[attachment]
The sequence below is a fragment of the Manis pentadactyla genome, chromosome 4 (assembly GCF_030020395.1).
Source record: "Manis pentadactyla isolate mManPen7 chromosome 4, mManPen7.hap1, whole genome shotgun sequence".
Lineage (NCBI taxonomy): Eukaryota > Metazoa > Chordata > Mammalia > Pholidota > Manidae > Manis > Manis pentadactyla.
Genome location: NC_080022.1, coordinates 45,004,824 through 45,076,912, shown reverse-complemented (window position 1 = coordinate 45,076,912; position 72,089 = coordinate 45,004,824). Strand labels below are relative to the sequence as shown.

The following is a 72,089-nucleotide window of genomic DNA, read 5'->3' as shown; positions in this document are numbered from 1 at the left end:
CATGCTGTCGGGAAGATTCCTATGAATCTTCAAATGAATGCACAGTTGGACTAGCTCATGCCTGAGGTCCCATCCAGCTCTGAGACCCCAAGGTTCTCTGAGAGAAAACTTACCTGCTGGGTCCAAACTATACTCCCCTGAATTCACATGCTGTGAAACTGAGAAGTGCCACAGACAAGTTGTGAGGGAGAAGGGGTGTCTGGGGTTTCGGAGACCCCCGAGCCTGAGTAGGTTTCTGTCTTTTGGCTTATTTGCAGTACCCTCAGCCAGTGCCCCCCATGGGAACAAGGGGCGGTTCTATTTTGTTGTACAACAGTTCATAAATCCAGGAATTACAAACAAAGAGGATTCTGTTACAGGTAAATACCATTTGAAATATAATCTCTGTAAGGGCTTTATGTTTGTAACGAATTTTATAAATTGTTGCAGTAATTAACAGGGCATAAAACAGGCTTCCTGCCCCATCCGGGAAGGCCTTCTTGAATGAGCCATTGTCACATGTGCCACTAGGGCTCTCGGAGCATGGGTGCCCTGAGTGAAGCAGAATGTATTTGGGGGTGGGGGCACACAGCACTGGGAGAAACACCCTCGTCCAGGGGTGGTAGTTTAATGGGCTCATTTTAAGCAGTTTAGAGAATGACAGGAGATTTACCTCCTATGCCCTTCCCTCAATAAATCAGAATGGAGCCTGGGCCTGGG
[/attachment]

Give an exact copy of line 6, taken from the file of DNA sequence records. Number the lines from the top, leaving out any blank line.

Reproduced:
CATGCTGTCGGGAAGATTCCTATGAATCTTCAAATGAATGCACAGTTGGACTAGCTCATGCCTGAGGTCCCATCCAGCTCTGAGACCCCAAGGTTCTCTGAGAGAAAACTTACCTGCTGGGTCCAAACTATACTCCCCTGAATTCACATGCTGTGAAACTGAGAAGTGCCACAGACAAGTTGTGAGGGAGAAGGGGTGTCTGGGGTTTCGGAGACCCCCGAGCCTGAGTAGGTTTCTGTCTTTTGGCTTATTTGCAGTACCCTCAGCCAGTGCCCCCCATGGGAACAAGGGGCGGTTCTATTTTGTTGTACAACAGTTCATAAATCCAGGAATTACAAACAAAGAGGATTCTGTTACAGGTAAATACCATTTGAAATATAATCTCTGTAAGGGCTTTATGTTTGTAACGAATTTTATAAATTGTTGCAGTAATTAACAGGGCATAAAACAGGCTTCCTGCCCCATCCGGGAAGGCCTTCTTGAATGAGCCATTGTCACATGTGCCACTAGGGCTCTCGGAGCATGGGTGCCCTGAGTGAAGCAGAATGTATTTGGGGGTGGGGGCACACAGCACTGGGAGAAACACCCTCGTCCAGGGGTGGTAGTTTAATGGGCTCATTTTAAGCAGTTTAGAGAATGACAGGAGATTTACCTCCTATGCCCTTCCCTCAATAAATCAGAATGGAGCCTGGGCCTGGG